PROCESS: 20 YEARS SINCE
In 2021, to mark 20 years since the attacks on 9/11 and all the violence that followed it, SAALT produced PROCESS: 20 YEARS SINCE, a mini-docuseries and interactive digital exhibition which amplifies our young siblings’ calls to process — the past twenty years, and the next twenty years — in just, transformative, and unifying ways.
In the past twenty years, especially, our communities have been repeatedly processed — by immigration systems, government surveillance, and white supremacy — explicitly to minimize our humanity. But in the face of such violence, we have prevailed; SAALT’s own on-going efforts are in response to this forced processing, whether when calling for community-led policy advocacy or in-language resource redistribution.
Today, we stand in good company, witnessing our community’s young folks in a radical reclamation of process: to make their own sense of identity, diaspora, and liberation in and beyond the contexts of U.S. imperialism, religious discrimination, and principled change-making. In their stories, we see the next collective processes that await us, which, rather than being state-led or othering, are by us and for us.
As changemakers both repeatedly reborn and cemented in history, our storytellers talk us through their changing relationships with U.S. imperialism, diasporic solidarity, and transnational belonging as it relates to 9/11 and all that followed. process: 20 years since sheds light on our young siblings’ developing theories of change, as they sit with the past twenty years and look to the next — how will those who come after us use their relationships with a post‑9/11 world to advocate for justice?
RAISING OUR VOICES: SOUTH ASIAN AMERICANS ADDRESS HATE
In January 2001, SAALT began work on a 26-minute documentary entitled “Raising Our Voices: South Asian Americans Address Hate.” Produced by Omusha Communications and guided by SAALT Board members and volunteers, the documentary set out to raise awareness about the increasing hate crimes and bias incidents affecting South Asian communities, especially in the late 1990s. In fact, in 1997 and 1998, South Asians were reporting the highest incidences of bias-motivated crimes in the broader Asian American community.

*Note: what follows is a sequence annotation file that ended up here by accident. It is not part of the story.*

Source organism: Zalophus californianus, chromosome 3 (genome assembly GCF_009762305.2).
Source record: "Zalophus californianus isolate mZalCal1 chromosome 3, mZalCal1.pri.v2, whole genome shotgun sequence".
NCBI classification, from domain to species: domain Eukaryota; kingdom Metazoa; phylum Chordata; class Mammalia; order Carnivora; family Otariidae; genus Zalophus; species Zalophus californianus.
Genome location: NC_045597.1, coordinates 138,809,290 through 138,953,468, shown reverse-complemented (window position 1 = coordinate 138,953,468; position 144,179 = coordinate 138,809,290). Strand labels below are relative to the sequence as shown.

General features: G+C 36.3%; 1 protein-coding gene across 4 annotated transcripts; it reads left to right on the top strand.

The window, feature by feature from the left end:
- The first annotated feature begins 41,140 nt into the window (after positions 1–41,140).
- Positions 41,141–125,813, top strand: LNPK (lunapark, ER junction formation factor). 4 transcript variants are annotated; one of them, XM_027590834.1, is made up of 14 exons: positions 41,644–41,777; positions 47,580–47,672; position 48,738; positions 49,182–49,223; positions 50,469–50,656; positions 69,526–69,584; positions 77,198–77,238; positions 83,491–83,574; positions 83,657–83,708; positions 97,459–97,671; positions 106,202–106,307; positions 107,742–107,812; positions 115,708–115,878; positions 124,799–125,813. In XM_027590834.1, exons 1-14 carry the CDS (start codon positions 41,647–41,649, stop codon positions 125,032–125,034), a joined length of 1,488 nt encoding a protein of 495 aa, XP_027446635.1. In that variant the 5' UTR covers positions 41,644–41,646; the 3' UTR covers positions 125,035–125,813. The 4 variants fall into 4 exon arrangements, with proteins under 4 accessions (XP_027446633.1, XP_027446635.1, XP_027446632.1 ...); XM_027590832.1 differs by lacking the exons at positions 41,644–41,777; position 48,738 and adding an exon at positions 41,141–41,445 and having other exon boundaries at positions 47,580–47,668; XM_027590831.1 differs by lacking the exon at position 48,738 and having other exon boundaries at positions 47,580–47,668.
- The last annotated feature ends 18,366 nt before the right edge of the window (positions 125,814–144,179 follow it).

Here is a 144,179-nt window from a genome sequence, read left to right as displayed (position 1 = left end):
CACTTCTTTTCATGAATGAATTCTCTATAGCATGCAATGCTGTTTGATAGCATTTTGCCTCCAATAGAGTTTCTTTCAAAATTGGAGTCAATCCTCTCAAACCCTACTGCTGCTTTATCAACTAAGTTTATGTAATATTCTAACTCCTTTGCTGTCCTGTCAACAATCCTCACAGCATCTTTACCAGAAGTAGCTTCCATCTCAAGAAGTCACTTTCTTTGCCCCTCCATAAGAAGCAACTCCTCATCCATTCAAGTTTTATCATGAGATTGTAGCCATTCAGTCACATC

The documentary features South Asian survivors of hate crimes and their families in Queens, New Jersey, Pittsburgh and Los Angeles, as well as organizers, lawyers and community advocates who mobilized the South Asian community and demanded justice. When the film was completed two weeks before September 11th, 2001, little did we know how the landscape of the South Asian community in the United States would change. With the alarming increase of hate crimes, bias incidents, and profiling that South Asians, especially those who are Sikh and Muslim, endured in the days and months after 9/11, SAALT re-envisioned the documentary and shot additional footage.
The documentary has been out since 2002, but you may not have seen it in its entirety yet. It has been used in classrooms and town halls around the country and we encourage you to engage with it, comment on it, and if possible, to share it with friends, family, coworkers and community members.
Feel free to use this documentary in your community, university, or your personal network of colleagues and friends; email firstname.lastname@example.org for more information.
AN AMERICA FOR ALL OF US CAMPAIGN
An America for All of Us was an initiative of South Asian Americans Leading Together (SAALT) in partnership with members of the National Coalition of South Asian Organizations and ally organizations. The campaign marks the 10-year anniversary of September 11 through documentation, policy initiatives, and community mobilization.